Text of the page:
When purchasing SIM services you’ll often have the choice of a private or public IP. While it may seem that a public IP will have the best benefits, that isn’t always the case.
Based around sensors, meters and discrete devices, the traditional M2M world has always concerned itself with one way or simple two way communication. For example, a water meter may report flow rates once per hour to a server in the cloud, with the server responding back to acknowledge the information or send out new instructions. In a deployment like this, the device will be assigned a private IP, with the Network Address Translation (NAT) facilitating the Internet access.
Since the IP is private, the device can’t be accessed directly from the Internet. However, two-way communication is still possible when the device is the one initiating the communication. In this case the ISP will remember that the device tried to reach the Internet and the return traffic will be forwarded to the device.
There are multiple examples all around us of the way private IP services operate. For a good parallel take a look at your home broadband connection. All of your devices are assigned private IP’s, but they all work perfectly because as you browse or download files from the Internet, it’s your device initiating a connection to the outside world. Your router acts as a public IP, handling all the traffic and NAT.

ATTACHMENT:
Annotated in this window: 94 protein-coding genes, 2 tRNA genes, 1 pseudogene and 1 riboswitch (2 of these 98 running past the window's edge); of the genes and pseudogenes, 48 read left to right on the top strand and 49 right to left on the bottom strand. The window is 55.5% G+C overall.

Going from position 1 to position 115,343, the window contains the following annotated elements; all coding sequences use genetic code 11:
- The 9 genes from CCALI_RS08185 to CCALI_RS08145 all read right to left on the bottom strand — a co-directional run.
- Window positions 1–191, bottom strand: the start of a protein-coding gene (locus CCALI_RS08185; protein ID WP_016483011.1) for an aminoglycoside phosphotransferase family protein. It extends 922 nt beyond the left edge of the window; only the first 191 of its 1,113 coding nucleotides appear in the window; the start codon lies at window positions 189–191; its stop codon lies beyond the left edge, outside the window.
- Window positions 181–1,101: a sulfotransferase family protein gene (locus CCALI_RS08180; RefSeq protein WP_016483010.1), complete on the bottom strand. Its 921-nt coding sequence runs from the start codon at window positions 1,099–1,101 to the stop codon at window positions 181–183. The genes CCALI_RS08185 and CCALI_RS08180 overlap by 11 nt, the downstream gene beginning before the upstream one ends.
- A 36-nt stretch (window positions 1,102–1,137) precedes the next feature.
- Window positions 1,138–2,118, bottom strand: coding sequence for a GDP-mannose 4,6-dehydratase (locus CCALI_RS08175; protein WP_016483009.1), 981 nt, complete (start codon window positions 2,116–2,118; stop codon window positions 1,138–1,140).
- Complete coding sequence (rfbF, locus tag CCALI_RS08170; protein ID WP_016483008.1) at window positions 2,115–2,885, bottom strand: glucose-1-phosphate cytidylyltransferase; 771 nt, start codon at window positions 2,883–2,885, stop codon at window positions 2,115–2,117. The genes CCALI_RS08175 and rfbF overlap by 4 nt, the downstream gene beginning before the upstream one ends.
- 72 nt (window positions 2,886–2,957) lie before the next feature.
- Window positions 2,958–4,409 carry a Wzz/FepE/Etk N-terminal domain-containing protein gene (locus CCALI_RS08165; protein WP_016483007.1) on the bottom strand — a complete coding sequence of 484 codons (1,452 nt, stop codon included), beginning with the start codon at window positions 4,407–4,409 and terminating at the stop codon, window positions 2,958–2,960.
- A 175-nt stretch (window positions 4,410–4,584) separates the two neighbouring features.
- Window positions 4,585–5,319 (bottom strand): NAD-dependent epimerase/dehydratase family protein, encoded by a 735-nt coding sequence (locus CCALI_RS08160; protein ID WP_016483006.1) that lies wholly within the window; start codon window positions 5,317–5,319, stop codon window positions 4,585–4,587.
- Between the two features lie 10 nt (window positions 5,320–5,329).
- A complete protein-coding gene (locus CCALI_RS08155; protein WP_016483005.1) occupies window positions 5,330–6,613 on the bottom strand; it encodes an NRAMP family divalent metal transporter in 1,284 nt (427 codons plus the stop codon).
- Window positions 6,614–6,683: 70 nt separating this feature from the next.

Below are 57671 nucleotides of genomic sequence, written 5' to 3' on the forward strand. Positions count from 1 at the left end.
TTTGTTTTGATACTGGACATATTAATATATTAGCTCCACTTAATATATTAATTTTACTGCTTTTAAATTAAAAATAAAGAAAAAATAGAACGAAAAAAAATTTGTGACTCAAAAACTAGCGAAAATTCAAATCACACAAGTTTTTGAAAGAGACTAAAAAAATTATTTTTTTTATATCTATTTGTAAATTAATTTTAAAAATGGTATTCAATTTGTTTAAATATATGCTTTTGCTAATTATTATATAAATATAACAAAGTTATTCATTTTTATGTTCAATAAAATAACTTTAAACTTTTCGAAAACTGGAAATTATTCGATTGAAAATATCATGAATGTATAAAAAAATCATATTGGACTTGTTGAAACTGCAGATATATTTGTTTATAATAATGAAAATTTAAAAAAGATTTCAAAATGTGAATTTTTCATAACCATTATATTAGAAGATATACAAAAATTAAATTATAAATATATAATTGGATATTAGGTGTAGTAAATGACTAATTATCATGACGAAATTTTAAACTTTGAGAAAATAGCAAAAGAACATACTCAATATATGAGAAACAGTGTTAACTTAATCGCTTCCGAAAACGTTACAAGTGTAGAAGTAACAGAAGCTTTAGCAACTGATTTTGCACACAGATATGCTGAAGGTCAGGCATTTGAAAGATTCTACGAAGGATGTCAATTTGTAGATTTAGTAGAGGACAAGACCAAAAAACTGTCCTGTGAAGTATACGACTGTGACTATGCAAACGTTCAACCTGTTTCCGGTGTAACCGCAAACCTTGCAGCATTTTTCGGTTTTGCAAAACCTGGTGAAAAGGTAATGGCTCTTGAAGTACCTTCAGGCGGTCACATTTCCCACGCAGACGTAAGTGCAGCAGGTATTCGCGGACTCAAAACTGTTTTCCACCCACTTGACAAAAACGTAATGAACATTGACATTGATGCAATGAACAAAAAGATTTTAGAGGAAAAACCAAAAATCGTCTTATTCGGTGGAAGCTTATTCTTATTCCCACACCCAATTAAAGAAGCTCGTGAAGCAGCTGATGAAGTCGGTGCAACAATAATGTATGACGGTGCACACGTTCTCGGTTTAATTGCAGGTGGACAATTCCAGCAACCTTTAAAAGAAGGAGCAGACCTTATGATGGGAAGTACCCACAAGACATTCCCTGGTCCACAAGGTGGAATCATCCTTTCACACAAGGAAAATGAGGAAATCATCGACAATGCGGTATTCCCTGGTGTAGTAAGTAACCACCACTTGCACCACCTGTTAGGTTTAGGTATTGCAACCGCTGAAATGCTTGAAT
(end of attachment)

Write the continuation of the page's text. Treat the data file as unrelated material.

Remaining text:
Public IP’s expose devices to the outside world. Any system on the Internet can directly access a public IP, and it is up to the security on the device to control access. This is important to consider when choosing an IP type, as having a public IP can be a double edged sword.
On the one hand, a public IP may be necessary depending on the application. For example, an office connectivity solution with bespoke servers or VoIP phones may require a static public IP. However a public IP on the end user’s router will leave the router exposed to the rest of the internet and in turn vulnerable to attacks. Additionally, it’s important to consider that this will also generate extra usage since the service provider will simply route all traffic to the SIM card in the device.
For these reasons, it is important have a full understanding of what IP addressing a customer may need, and to always build connectivity for solutions based around these specific requirements.
Feel free to to get in touch with Pangea for help with any solutions you are building.